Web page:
Frame-by-frame animation changes the contents of the Stage in every frame. It is best suited to complex animation in which an image changes in every frame instead of simply moving across the Stage. Frame-by-frame animation increases file size more rapidly than tweened animation. In frame-by-frame animation, Animate (formerly Flash Professional CC) stores the values for each complete frame.
To create a frame-by-frame animation, define each frame as a keyframe and create a different image for each frame. Each new keyframe initially contains the same contents as the keyframe preceding it, so you can modify the frames in the animation incrementally.
You can convert a classic tween or a motion tween span to frame-by-frame animation. In frame-by-frame animation, each frame contains separate keyframes (not property keyframes) which each contains separate instances of the animated symbol. Frame-by-frame animation does not contain interpolated property values.
Usually, one frame of the animation sequence at a time appears on the Stage. To help position and edit a frame-by-frame animation, view two or more frames on the Stage at once. The frame under the playhead appears in full color and apply color and alpha to differentiate between past and future frames.
Color coded onion skin is applied by default. To retain the old behavior, ensure to modify the past and future frames to black.
Onion skinning color coding helps you distinguish between the past, present, and future frames. Onion skin frames that move away from active frame appear with progressively decreasing transparency.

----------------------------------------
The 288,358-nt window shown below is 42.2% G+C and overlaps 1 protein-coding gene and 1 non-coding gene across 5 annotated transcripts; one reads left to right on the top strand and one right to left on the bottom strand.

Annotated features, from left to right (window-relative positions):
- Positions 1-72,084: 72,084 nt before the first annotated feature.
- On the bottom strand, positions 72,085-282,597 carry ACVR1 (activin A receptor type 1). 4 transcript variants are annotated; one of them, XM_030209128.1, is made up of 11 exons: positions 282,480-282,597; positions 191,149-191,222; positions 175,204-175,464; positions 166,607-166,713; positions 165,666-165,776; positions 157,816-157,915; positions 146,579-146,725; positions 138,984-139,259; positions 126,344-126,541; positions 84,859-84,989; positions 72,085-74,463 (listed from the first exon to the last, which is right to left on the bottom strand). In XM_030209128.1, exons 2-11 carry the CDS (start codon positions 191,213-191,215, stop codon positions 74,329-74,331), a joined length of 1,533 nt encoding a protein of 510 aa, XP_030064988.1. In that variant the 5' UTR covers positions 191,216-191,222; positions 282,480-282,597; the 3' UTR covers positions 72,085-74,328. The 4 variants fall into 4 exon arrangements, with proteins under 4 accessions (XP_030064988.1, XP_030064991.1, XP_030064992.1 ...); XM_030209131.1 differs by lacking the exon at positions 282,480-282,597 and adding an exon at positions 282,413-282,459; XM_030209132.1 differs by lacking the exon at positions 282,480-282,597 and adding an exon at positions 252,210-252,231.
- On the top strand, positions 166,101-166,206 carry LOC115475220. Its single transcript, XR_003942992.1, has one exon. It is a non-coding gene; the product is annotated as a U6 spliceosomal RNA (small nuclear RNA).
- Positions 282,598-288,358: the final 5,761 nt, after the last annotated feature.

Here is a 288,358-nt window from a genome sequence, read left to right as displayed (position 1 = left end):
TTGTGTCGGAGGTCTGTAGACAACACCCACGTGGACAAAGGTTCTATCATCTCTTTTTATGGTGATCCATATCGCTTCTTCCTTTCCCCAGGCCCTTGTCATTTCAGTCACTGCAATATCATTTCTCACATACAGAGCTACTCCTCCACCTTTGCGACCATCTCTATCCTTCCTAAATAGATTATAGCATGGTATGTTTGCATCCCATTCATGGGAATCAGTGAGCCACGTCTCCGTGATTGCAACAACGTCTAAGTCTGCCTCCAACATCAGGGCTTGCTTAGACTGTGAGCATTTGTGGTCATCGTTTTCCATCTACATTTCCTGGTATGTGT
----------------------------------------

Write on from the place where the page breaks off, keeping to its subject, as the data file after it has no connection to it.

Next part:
- To customize the color of the onion skin frames, select the Onion skin frame in the Timeline bar.
- Select Edit>Preferences.
- In the Onion Skin Color option, select the color swatch buttons to customize and set colors for the Past, Present, and Future frames.
Color code is also applicable for outline mode.
- To change the position of either onion skin marker, drag its pointer to a new location. Normally, the onion skin markers move with the current frame pointer. Use Control/Command+ drag to increase or decrease the position on both sides.
- To enable editing of all frames between onion skin markers, click the Edit Multiple Frames button . Usually, onion skinning lets you edit only the current frame. You can display the contents of each frame between the onion skin markers and edit them.
- To move the loop range across the timeline to any position that includes the playhead position, use the markers in the timeline to hold the Shift key and drag the range.
- To set the range markers, use the Shift key and drag the range markers or the loop range using the markers across the Timeline.
Locked layers (with a padlock icon) are not displayed when onion skinning is turned on. To avoid a multitude of confusing images, lock or hide the layers you don’t want to be onion skinned.
Always Show Markers
Displays the onion skin markers in the Timeline header whether or not onion skinning is on.
Locks the onion skin markers to their current position in the Timeline header. Usually, the onion skin range is relative to the current frame pointer and the onion skin markers. Anchoring the onion skin markers prevents them from moving with the current frame pointer.